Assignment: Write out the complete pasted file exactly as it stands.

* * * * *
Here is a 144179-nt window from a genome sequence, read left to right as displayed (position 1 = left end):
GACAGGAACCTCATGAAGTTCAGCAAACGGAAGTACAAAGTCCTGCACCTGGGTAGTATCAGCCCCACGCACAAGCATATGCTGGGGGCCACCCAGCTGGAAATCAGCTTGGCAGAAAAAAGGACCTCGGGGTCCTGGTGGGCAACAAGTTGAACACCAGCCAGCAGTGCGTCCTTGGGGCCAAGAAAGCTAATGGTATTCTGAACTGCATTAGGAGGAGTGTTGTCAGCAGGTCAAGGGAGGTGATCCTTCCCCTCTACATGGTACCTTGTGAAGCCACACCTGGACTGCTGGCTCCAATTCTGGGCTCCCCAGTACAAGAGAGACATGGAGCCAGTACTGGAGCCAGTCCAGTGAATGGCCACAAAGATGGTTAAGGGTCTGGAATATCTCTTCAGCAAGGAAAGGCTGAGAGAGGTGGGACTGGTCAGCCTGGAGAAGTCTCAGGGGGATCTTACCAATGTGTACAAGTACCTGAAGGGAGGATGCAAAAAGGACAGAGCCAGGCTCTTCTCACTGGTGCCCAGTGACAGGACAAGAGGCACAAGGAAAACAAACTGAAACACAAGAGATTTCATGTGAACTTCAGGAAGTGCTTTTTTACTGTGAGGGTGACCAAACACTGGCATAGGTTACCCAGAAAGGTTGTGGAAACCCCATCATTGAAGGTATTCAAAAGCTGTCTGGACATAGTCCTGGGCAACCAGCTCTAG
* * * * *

Here is a 144179-nt window from a genome sequence, read left to right as displayed (position 1 = left end):
GACAGGAACCTCATGAAGTTCAGCAAACGGAAGTACAAAGTCCTGCACCTGGGTAGTATCAGCCCCACGCACAAGCATATGCTGGGGGCCACCCAGCTGGAAATCAGCTTGGCAGAAAAAAGGACCTCGGGGTCCTGGTGGGCAACAAGTTGAACACCAGCCAGCAGTGCGTCCTTGGGGCCAAGAAAGCTAATGGTATTCTGAACTGCATTAGGAGGAGTGTTGTCAGCAGGTCAAGGGAGGTGATCCTTCCCCTCTACATGGTACCTTGTGAAGCCACACCTGGACTGCTGGCTCCAATTCTGGGCTCCCCAGTACAAGAGAGACATGGAGCCAGTACTGGAGCCAGTCCAGTGAATGGCCACAAAGATGGTTAAGGGTCTGGAATATCTCTTCAGCAAGGAAAGGCTGAGAGAGGTGGGACTGGTCAGCCTGGAGAAGTCTCAGGGGGATCTTACCAATGTGTACAAGTACCTGAAGGGAGGATGCAAAAAGGACAGAGCCAGGCTCTTCTCACTGGTGCCCAGTGACAGGACAAGAGGCACAAGGAAAACAAACTGAAACACAAGAGATTTCATGTGAACTTCAGGAAGTGCTTTTTTACTGTGAGGGTGACCAAACACTGGCATAGGTTACCCAGAAAGGTTGTGGAAACCCCATCATTGAAGGTATTCAAAAGCTGTCTGGACATAGTCCTGGGCAACCAGCTCTAG